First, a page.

For Palmeiro, a moving Christmas


His family left Cuba when he was 6. The Palmeiros weren't exactly poor, but little Rafael and his friends would gather outside the Orioles' spring training stadium in Miami, trying to catch home run balls. "Those were the baseballs we practiced with," Rafael recalls.

Palmeiro's father, Jose Sr., ran an ice cream stand in Cuba, then worked construction in the United States. "We had everything we needed," Palmeiro says. Still, when it came time for him to attend Mississippi State, he qualified for federal grants on top of his baseball scholarship.

Now, a decade later, Palmeiro is guaranteed $30.35 million in his new, five-year contract with the Orioles. It should be his merriest Christmas, yet Palmeiro still is struggling to accept that he no longer will be playing for the Texas Rangers.

"It's happy, in a sense, that we've got it [the contract] out of the way," Palmeiro says. "But it's been hard. We didn't want to change. We were happy with our situation. We didn't want to go anywhere."

Palmeiro, 29, planned to remain in Texas with his wife, Lynne, and 3-year-old son, Patrick. He's building a new home in a Dallas suburb, and the sting of the Rangers' snub remains fresh, even as he celebrates his new contract and the holiday season.

The feeling will pass, probably the moment Palmeiro puts on his Orioles jersey. To remind himself of his good fortune, he need only consider what might have been. One of his brothers, Jose, still lives in Cuba, a country devastated by fuel and food shortages brought on by the collapse of the Soviet Union.

Jose, 40, was nearing mandatory military service when the family left in 1971, and had to stay in Cuba. Palmeiro arrived in Miami with his parents and two other brothers. "I didn't know what was going on," Palmeiro says. "We just got on a plane and landed 45 minutes later."

That was the start of his improbable journey to stardom. %J Palmeiro grew up a 10-minute walk from Bobby Maduro Stadium, the Orioles' former spring training home. "I used to love the Orioles back then," he says -- the Orioles of the late '70s, Scott McGregor, Rick Dempsey, Mark Belanger.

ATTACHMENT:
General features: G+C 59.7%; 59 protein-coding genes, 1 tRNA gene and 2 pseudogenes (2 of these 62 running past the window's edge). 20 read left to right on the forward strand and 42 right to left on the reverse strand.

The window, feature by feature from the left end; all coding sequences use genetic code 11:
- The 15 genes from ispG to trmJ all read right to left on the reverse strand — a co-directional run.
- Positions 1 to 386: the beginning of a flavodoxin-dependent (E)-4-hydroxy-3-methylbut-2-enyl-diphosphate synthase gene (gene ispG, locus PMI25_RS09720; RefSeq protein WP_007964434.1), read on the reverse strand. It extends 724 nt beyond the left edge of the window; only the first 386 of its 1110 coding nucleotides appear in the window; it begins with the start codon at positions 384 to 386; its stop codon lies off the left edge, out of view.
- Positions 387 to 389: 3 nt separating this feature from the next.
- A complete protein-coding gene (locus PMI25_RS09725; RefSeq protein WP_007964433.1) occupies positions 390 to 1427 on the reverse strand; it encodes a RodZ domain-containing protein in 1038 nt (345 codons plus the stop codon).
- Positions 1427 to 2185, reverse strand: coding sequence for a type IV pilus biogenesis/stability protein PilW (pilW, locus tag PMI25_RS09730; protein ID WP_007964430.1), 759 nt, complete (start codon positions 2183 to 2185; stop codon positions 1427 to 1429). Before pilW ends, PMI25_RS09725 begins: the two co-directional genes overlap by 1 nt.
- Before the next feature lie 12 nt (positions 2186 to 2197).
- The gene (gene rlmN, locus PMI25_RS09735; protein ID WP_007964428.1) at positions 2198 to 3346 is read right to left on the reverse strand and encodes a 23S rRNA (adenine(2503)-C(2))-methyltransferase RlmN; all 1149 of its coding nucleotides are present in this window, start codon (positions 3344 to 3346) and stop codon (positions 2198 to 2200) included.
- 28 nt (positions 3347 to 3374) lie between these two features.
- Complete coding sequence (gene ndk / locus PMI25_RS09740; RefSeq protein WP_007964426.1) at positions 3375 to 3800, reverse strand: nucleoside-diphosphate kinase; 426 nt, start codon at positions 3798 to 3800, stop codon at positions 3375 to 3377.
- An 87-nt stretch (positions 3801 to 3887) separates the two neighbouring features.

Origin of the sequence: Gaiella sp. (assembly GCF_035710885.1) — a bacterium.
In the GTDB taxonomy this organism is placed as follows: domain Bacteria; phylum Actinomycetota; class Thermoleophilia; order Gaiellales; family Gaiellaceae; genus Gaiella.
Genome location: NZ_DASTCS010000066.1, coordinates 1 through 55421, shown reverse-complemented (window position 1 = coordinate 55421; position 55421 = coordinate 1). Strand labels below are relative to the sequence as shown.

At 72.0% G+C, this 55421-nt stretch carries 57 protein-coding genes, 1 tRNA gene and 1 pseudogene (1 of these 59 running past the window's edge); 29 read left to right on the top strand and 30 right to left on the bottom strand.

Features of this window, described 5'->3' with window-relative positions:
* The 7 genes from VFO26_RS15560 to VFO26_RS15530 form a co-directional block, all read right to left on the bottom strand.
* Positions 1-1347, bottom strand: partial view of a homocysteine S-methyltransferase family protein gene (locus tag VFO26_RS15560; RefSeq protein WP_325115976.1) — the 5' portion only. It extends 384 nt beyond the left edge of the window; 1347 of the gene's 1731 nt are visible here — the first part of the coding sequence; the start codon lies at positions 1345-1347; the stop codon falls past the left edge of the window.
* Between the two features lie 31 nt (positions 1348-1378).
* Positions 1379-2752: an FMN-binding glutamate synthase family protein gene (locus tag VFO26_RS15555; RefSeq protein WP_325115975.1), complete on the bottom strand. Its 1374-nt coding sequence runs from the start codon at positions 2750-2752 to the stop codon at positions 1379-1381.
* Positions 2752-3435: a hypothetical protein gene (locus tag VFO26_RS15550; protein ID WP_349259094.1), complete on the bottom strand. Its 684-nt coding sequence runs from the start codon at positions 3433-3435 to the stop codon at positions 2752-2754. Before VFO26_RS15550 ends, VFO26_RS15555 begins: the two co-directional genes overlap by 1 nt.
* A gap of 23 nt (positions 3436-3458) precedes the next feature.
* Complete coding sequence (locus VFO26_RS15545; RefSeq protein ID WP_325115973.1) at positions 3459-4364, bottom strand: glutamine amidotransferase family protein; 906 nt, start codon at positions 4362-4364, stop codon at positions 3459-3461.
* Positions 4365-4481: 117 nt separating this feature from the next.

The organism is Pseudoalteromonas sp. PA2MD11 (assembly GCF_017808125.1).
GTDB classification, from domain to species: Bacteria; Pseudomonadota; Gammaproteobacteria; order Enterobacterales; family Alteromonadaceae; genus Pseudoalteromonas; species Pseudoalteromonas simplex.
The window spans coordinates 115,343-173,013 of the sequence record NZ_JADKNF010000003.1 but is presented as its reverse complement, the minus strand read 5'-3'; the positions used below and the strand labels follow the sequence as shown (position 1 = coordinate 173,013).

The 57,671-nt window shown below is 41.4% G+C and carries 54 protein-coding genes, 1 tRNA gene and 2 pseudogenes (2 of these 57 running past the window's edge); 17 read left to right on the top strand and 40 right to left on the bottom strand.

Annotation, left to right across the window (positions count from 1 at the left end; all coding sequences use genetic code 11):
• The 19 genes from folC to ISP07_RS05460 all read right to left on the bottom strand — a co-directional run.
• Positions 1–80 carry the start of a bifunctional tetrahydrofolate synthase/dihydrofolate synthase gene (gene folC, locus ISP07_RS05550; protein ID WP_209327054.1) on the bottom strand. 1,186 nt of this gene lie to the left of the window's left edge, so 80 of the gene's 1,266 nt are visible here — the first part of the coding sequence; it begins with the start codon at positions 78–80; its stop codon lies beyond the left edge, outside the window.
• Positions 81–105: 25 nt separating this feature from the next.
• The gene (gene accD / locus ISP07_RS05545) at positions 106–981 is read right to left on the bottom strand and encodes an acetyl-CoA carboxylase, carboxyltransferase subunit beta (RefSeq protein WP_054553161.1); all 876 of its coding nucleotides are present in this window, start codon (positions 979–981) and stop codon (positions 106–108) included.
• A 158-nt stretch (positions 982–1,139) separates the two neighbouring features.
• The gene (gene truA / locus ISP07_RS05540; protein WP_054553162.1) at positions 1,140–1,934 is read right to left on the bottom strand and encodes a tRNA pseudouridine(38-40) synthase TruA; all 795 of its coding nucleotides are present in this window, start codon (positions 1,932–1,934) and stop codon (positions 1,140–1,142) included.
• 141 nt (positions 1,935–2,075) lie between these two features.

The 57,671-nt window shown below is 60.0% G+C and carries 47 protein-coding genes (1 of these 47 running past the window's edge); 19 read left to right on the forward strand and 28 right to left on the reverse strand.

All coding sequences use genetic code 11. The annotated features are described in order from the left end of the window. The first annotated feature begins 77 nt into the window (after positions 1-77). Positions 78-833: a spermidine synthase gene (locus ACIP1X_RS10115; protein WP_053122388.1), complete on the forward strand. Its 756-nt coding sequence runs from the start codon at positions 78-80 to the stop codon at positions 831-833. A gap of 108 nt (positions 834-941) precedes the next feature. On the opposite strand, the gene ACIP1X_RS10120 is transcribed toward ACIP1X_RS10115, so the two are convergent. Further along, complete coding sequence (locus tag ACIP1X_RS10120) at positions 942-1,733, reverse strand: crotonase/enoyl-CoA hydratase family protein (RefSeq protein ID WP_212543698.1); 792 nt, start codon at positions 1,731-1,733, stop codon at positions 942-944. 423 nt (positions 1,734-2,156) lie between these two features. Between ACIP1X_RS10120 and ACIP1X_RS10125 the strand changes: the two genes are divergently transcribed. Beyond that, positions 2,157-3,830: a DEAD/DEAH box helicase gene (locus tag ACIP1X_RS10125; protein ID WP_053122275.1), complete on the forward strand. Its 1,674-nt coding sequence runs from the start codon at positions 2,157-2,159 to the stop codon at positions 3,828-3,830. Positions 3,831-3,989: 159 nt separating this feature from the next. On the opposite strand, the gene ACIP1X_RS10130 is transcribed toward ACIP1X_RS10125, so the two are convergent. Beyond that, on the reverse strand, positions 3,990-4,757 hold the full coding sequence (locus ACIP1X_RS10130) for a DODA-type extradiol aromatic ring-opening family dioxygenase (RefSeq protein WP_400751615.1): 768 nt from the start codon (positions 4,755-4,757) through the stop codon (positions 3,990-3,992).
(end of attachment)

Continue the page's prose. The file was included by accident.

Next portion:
Palmeiro and his friends would gather in the parking lot behind the left-field wall. During batting practice, they'd scramble for as many home run balls as they could gather. Occasionally, they'd enter the stadium after the fifth inning, when they no longer had to pay.

Even then, Palmeiro dreamed of becoming a major-leaguer, but he had limited contact with the Orioles. "We'd ask them for baseballs, and they hardly ever threw them out," he says. "That's not like me. Every time someone asks me for a ball, I throw one out. I just know the feeling. The feeling of rejection."

Still, Palmeiro collected enough balls to develop his swing, and he became a high school star in Miami at the same time as another native Cuban, Jose Canseco. Another major-leaguer with Cuban roots, Danny Tartabull, also grew up in Miami, but was 2 years older.

The New York Mets drafted Palmeiro out of high school, but Mississippi State coach Ron Polk went to Miami to get his man. "It was one of the poorer parts of the town," Polk says. "His mom was a seamstress. His dad was a laborer. Neither spoke any English -- 'Ralph' interpreted everything."

Palmeiro became a three-time All-American at Mississippi State -- he played left field; Will Clark played first base. Major-league stardom followed, and through the help of This Week in Baseball, he reunited with his brother, Jose, after 21 years in April 1992.

The two played catch at Yankee Stadium in a real-life "Field of Dreams" sequence, and Jose stayed in the United States on a three-month visa before returning to Cuba to rejoin his pregnant wife and son. Another reunion won't be possible until Fidel Castro eases his restrictions on emigration.

While in New York, Jose was asked what would have happened to his younger brother if he had stayed in Cuba.

"First of all, I'd have to analyze," he said. "There's no way of telling whether the circumstances in Cuba would have allowed him to be a baseball player."

And if they hadn't?

"If there was no baseball, he might have studied," Jose continued. "Or he'd have been a manual laborer like everyone else."

As it turned out, Palmeiro became a manual laborer anyway, but only in the loosest definition of the term. He's a long way from the streets of Miami, and an even longer way from the streets of Havana, where he was born.

"It is amazing," Palmeiro says. "I never thought it would get to be this way. I thought I'd be playing in the big leagues, but not for this kind of money. It's pretty amazing how far I've come."

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